Booknotes: Favorite Writing How-to Books Part 4

Happy International Translation Day. Perhaps you are wondering why there is yet another Hallmark-like day for this. I had to look it up too. Wikipedia, that font of never-ending rabbit holes, er, wisdom, says that FIT (International Federation of Translators) had designated this day in 1991 for the official celebration of translation because it is also the feast of St. Jerome, the Bible translator considered the patron saint of translators. Of course, the celebration is for all countries, not just Christian ones. And, earlier this year, the UN also passed a resolution declaring September 30 as International Translation Day to recognize the role of professional translation in bringing nations together. At the outset, let me say that I believe all of us, readers and writers alike, are translators. The very act of reading involves translating and interpreting the writer's meaning and intent. The act of writing involves translating and interpreting one's own meaning of everything we have ourselves read, seen, heard, experienced. So, translation to me is not simply the act of converting words from Language A to Language B. And, as such, I have found the following books on translation important to me as a reader and a writer above anything else.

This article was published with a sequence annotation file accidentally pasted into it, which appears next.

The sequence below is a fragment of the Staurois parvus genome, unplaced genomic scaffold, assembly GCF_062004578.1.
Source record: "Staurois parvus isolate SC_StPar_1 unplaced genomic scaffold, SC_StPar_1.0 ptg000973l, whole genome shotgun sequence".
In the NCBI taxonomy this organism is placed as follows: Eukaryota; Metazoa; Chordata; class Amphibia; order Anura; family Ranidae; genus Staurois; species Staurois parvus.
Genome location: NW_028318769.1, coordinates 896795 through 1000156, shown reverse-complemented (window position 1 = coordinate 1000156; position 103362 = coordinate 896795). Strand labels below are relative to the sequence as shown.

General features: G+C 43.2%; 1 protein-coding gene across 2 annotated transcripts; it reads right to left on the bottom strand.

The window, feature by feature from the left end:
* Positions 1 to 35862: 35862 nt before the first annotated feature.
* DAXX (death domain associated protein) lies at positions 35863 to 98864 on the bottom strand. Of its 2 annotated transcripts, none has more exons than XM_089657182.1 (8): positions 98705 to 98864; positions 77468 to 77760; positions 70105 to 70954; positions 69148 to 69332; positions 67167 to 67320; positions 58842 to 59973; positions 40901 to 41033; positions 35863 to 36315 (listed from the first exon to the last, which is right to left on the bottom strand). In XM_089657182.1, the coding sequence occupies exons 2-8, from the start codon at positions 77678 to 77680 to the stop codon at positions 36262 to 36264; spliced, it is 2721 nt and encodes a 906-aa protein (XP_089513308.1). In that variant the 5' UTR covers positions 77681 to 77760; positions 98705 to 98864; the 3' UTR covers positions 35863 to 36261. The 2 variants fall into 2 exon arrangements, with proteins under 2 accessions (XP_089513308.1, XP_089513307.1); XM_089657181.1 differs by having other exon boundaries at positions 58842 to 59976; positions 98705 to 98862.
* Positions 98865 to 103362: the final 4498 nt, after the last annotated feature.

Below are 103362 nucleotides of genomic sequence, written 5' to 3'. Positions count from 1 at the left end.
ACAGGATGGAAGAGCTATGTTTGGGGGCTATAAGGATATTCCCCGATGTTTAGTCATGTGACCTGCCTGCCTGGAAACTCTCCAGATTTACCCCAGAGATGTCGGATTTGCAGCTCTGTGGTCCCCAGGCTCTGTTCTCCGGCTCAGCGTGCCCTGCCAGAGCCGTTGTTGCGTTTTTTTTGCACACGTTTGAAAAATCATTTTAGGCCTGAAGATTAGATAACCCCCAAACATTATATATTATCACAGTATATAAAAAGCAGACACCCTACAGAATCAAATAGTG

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A Nomination for the Best of the Net Anthology

Last year, a short story of mine, The Waiting, was published at Lunch Ticket, the magazine run by Antioch University's MFA students and alumni. I am so honored and humbled that the Lunch Ticket Team has nominated the story for this particular award because I have been following it for years to discover some amazing short stories published by online literary magazines. Hosted by Sundress Publications, the award has always had such a diverse roster of finalists.

5 short stories

Top Five Short Story Reads for September 2017

This month's selection of stories is to do with the theme of getting older. The Oxford English Dictionary and the US Census define the midlife period as between the ages of 45 and 65 years and I am beginning this phase of my life this month. So I went looking for stories specifically about what I call "Middlescence." Here are some of them by Yiyun Li, Nathaniel Hawthorne, Karen Shepard, Jon Hickey, Anushka Jasraj, and one of my flash stories from earlier this year. As usual, they are all free to read online by clicking on the titles below. Enjoy. [NOTE: For regular readers: You may have noticed that I tend to share stories by Alice Munro and Grace Paley quite frequently. Both of them have, of course, written many terrific works on this theme. I tried to mix it up a bit this time.]